Wednesday, October 06, 2004

Used Books in St. Pete

I have two favorite bookstores that sell used books here in St. Pete: one is located on Vasilyevsky Ostrov, the other is just off Nevskiy Prospekt. Vasilyevsky Ostrov has a strange air of loneliness about it, and when I interrupt a walk there by going down into the bookstore basement, I continue feeling as spellbound as I did back on the surface. Nevskiy Prospekt, however, is a total mess, jammed and polluted, and when, in early August, I escaped first to Liteyny Prospekt and then into a backyard with a bookstore sign, I felt blessed.

Both the backyard and the bookstore are quite famous, and I've no idea why it took me well over a year to end up there. The backyard, actually, is one of the most incredible things I've ever seen in my life: it's The Graffiti Backyard!

Most of the used books here are Soviet editions, and the selection is quite comprehensive: volumes like the translated world classics series that every Soviet family seemed to own (many still do today); the Soviet propaganda trash that you wouldn't want anyone to see on your shelves; superb arts albums and ethnographic editions (Mishah, for example, keeps buying everything he can find on Central Asia, the Caucasus and the Middle East); specialized works in linguistics, musicology and other disciplines; prose and poetry by authors who, prior to perestroika, had been either misrepresented to various extents or banned altogether.

Used books in English, on the other hand, are very few, and most are maddeningly drab: either some expat's former toilet reading or the ubiquitous Penguin Classics. But every once in while I do run into something worthy, and the surprise factor is what keeps me looking.

Back in August, already blessed with the discovery of the Graffiti Backyard and a bookstore in it, I was further blessed with finding these three items there:

- The Pushcart Prize: Best of the Small Presses (the FIRST edition! published in 1976! when I was 2 years old!);
- The Pushcart Prize, II (the SECOND edition, published in 1977!);
- and The Agni Review #8 (published in 1978!)...

I paid 150+80+15=245 rubles for it all (something like $8.50) - and felt too ecstatic to stop leafing through the volumes and actually start reading from them. Like anyone who writes in English, I've heard too much about the Pushcart and the Agni. And everything felt just too overwhelming about this rare purchase for the first week or so: to hold these early editions in my hands and realize that both the Agni and the Pushcart Prize have survived and flourished throughout nearly three decades; to know that in the States you could go to almost any library and check these volumes out, while running into them just like that here is a pure miracle; to try to imagine how they ended up here, who owned them before me - some old Soviet dissident with friends abroad? or some young American writer wanna-be who came to the city of Dostoyevsky in search of inspiration? - could be anyone; to notice passages underlined with a pencil; to catch two old, really old, St. Pete trolley tickets that fell out of one of the books...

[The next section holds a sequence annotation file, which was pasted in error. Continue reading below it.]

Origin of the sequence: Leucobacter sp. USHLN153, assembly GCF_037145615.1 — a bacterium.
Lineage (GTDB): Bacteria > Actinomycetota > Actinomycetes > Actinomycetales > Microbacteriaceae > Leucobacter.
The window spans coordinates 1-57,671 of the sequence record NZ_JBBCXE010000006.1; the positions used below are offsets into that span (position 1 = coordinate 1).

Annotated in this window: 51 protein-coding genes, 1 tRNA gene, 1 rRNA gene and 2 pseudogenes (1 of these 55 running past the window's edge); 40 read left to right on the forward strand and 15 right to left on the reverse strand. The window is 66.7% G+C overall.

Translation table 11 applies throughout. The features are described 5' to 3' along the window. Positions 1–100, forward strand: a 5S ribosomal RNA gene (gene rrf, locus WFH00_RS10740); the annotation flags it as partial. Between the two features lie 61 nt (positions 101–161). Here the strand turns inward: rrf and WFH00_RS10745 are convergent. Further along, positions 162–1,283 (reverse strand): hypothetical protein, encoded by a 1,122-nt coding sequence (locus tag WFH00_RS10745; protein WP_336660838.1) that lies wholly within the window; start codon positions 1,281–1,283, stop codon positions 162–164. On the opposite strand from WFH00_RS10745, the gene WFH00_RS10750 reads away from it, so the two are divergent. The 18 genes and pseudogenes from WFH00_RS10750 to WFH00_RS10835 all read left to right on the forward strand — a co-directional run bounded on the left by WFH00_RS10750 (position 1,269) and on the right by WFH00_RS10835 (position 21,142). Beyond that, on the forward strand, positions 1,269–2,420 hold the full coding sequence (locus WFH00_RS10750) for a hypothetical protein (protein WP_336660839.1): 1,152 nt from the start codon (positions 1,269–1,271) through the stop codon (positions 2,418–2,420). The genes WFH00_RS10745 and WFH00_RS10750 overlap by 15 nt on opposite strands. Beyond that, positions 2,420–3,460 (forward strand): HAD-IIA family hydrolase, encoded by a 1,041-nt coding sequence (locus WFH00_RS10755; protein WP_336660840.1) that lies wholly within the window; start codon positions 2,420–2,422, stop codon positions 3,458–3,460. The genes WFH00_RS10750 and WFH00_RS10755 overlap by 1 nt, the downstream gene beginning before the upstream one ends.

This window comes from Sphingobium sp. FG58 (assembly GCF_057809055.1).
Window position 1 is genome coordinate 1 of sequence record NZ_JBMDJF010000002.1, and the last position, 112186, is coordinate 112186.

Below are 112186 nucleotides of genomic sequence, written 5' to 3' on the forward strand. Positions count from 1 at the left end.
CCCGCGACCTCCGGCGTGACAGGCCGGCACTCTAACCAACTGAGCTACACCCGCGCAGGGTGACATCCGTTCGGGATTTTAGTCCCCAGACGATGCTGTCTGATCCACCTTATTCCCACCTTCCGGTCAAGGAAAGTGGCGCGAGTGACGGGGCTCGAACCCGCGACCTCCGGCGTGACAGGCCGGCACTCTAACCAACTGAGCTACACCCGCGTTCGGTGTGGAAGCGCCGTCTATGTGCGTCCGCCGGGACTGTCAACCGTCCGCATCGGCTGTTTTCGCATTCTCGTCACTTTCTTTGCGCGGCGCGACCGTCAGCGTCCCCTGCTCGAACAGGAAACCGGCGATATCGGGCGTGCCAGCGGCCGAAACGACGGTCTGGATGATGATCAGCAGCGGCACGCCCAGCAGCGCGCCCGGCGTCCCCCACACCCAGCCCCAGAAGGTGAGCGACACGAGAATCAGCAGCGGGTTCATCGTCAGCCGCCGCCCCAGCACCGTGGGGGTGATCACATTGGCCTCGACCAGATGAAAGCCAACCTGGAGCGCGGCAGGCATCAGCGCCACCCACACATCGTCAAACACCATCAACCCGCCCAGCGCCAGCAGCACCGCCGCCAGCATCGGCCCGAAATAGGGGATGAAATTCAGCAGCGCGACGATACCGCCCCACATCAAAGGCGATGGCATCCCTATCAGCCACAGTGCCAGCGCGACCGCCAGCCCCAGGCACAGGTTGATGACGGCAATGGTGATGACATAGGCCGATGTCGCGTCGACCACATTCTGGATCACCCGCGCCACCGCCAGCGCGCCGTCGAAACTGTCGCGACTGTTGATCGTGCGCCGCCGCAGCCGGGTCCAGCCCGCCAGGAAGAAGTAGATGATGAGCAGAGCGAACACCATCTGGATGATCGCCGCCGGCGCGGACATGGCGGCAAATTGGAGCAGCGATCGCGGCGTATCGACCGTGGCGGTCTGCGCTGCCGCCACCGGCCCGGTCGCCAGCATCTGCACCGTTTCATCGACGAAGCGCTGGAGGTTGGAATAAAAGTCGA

But then two planes fell from the sky, and more horrible shit followed, and Mishah's wonderful, dear grandmother passed away five days ago, and there's been little but pain in this month and a half - and no time or desire whatsoever to think about my literary treasures. I've turned into what I call "a closeted American" - I rarely sleep during the Russian night (which is daytime in the States) and take naps during the Russian day (the U.S. night): I'd be considered the normallest person if only I lived on the other side of the the Atlantic. Mishah says maybe I should start reading something offline again to get my sleep back - so this is how I've finally decided to look at the two Pushcart Prize volumes and the Agni more carefully.

(I hope to have an update on my reading and sleeping later this week.)

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